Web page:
FDA Group’s Larry Stevens Finds Major Issues With Sen. Cruz’s FDA Overhaul Proposal

Earlier this month, Republican presidential candidate Sen. Ted Cruz (TX) and Sen. Mike Lee (R-Utah) introduced a new bill seeking to overhaul FDA operations and make it easier to introduce drugs and devices into the marketplace.

The “Reciprocity Ensures Streamlined Use of Lifesaving Treatments Act” (or RESULT Act) would make three major changes:

  1. Reciprocal approval of drugs, devices and biologics from foreign sponsors in EU member countries as well as Israel, Australia, Canada and Japan.
  1. A requirement on FDA to decide on life-saving drug and device applications within 30 days.
  1. A provision allowing Congress to override FDA denials for certain applications of life-saving drugs with a majority vote through joint resolution.

While Sen. Cruz says the proposed changes will “unleash life-saving drugs and devices in the United States,” former FDA official and FDA Group consultant Larry Stevens revealed some major shortcomings of the ideas in a recent article published by the Regulatory Affairs Professionals Society.

Two problems posed by the RESULT Act

According to Stevens, while the changes sound good on the surface, they ignore some major issues when looked at from a practical perspective.

1. The FDA will simply reject applications approved by countries with less stringent standards

To Stevens, the problem with the reciprocal approval of drugs from other countries is simple:

“No developed country has the expertise to review a product like the FDA does.”

If the bill became law, companies would simply seek approval from countries with the lowest standards and then wait on word from the FDA. Even with 30 days to act, however, Stevens is confident the FDA would still reject nearly every application, leaving companies in the same place they started.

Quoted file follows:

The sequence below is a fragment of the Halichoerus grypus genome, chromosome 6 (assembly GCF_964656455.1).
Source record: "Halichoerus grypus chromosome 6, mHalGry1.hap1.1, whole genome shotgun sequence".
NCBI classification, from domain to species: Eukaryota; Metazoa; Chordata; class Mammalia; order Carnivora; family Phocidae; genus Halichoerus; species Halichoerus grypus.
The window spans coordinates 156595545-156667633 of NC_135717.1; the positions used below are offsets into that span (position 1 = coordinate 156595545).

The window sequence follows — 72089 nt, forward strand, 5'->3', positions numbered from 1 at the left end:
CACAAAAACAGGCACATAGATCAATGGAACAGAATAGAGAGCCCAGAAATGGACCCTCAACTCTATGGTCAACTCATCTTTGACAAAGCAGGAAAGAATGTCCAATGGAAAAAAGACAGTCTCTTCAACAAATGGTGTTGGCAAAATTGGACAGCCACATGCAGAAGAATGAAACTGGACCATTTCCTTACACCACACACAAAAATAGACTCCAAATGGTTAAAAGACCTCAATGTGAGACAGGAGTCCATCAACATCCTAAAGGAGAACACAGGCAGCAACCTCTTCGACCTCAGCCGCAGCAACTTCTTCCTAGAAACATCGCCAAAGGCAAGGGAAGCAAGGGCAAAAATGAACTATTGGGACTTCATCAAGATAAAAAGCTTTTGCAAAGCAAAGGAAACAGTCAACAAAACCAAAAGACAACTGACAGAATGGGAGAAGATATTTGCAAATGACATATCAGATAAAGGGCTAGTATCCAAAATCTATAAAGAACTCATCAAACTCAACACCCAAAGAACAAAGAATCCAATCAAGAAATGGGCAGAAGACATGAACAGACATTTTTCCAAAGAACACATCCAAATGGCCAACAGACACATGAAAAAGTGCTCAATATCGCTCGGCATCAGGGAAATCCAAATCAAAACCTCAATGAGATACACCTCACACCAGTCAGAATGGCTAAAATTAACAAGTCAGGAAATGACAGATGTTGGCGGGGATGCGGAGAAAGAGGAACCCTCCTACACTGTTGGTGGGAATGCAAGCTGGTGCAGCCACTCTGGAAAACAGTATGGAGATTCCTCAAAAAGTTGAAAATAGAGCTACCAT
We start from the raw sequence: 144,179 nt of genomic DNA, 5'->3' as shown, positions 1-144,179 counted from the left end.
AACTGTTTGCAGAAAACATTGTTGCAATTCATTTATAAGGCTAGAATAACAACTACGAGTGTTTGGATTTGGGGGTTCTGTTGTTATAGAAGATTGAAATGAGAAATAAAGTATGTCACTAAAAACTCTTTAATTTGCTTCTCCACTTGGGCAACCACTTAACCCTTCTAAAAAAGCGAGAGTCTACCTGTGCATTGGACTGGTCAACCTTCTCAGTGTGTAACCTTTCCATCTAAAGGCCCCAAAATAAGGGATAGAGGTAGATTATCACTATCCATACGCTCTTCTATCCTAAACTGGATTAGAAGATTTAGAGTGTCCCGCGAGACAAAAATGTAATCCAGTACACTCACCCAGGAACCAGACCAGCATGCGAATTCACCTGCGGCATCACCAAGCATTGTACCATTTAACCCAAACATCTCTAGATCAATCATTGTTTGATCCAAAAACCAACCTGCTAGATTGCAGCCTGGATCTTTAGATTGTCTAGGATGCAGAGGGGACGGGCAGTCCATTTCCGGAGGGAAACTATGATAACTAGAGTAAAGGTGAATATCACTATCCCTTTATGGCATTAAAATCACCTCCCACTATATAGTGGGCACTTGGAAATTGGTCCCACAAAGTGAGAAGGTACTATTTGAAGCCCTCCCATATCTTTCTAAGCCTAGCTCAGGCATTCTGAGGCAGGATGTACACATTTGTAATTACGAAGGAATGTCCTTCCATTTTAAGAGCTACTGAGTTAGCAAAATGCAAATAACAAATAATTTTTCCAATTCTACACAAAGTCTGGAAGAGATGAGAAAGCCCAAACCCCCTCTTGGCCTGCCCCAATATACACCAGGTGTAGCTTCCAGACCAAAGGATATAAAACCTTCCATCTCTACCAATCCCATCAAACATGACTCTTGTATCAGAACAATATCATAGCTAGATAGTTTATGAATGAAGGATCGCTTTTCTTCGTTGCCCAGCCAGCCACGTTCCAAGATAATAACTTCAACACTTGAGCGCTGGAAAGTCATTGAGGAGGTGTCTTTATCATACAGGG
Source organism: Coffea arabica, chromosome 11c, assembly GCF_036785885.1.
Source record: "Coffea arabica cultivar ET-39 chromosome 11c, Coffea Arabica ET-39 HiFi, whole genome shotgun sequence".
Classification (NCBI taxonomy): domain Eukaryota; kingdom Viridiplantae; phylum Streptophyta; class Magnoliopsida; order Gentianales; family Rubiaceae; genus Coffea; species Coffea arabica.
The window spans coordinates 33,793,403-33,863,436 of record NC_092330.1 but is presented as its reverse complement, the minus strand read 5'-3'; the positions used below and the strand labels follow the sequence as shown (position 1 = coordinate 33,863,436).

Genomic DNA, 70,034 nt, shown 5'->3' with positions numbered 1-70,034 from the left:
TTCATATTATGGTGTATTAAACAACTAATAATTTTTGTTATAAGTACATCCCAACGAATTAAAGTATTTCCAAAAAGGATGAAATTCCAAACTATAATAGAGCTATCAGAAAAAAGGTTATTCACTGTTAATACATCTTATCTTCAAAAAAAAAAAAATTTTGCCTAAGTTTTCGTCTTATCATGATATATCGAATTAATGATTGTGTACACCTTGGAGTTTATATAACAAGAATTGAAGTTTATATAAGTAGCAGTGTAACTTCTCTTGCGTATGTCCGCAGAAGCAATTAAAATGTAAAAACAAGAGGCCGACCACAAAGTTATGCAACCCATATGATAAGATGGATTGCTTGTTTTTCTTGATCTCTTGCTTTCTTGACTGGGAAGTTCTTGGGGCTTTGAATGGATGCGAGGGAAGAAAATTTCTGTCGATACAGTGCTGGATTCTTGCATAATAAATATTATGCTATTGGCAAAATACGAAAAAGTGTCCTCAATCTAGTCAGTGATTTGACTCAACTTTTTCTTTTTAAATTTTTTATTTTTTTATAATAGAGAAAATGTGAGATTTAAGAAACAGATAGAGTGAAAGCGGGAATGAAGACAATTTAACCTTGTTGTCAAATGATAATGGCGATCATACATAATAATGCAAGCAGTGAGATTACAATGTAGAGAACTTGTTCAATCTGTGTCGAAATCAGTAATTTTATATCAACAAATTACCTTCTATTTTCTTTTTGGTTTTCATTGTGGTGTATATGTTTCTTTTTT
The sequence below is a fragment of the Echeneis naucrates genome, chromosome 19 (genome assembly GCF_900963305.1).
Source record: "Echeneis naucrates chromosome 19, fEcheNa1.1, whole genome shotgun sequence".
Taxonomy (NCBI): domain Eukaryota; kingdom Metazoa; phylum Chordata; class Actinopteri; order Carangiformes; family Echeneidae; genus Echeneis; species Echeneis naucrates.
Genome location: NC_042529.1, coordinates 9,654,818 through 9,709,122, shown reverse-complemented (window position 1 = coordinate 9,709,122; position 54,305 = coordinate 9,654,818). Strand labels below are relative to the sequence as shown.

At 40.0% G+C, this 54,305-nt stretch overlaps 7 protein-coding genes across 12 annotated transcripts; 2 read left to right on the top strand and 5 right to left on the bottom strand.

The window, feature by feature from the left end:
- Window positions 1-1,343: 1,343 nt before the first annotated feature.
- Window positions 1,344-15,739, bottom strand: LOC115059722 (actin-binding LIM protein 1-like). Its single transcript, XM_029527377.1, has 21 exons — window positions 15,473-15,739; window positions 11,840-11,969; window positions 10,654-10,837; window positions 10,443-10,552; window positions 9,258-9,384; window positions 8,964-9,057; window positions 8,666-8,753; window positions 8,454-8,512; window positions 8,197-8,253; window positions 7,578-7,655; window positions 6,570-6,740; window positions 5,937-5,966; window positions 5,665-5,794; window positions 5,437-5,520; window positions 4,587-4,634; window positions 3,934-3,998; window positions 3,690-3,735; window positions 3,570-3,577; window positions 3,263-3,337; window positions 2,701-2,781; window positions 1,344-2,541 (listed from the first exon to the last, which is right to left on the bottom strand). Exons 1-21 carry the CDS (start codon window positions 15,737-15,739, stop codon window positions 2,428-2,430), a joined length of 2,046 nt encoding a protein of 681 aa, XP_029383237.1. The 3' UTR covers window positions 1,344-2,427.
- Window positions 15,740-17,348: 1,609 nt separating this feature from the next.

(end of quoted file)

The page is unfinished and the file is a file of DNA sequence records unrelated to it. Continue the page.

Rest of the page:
Stevens offered Thalidomide as a real-world example of the problem. While the drug was approved in Europe, it would later be shown to lead to birth defects, an outcome the FDA prevented in the U.S. by denying the application despite European approval.

2. Congressional override would undermine scientific scrutiny

With the ability to override an FDA denial in Congress, Stevens warns we’d be relying on emotion rather than scientific evidence to decide which drugs enter the market.

“FDA gets rid of the emotion,” he said, adding if Congress did override an FDA decision, it would leave congressmen responsible for the drug or device’s safety.

Although the bill is highly unlikely to receive President Obama’s signature, the proposal may breathe new life into the conversation around FDA reform which started with 21st Century Cures Act.

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Topics: Regulations, In the News, FDA regulatory consultants, Global Regulations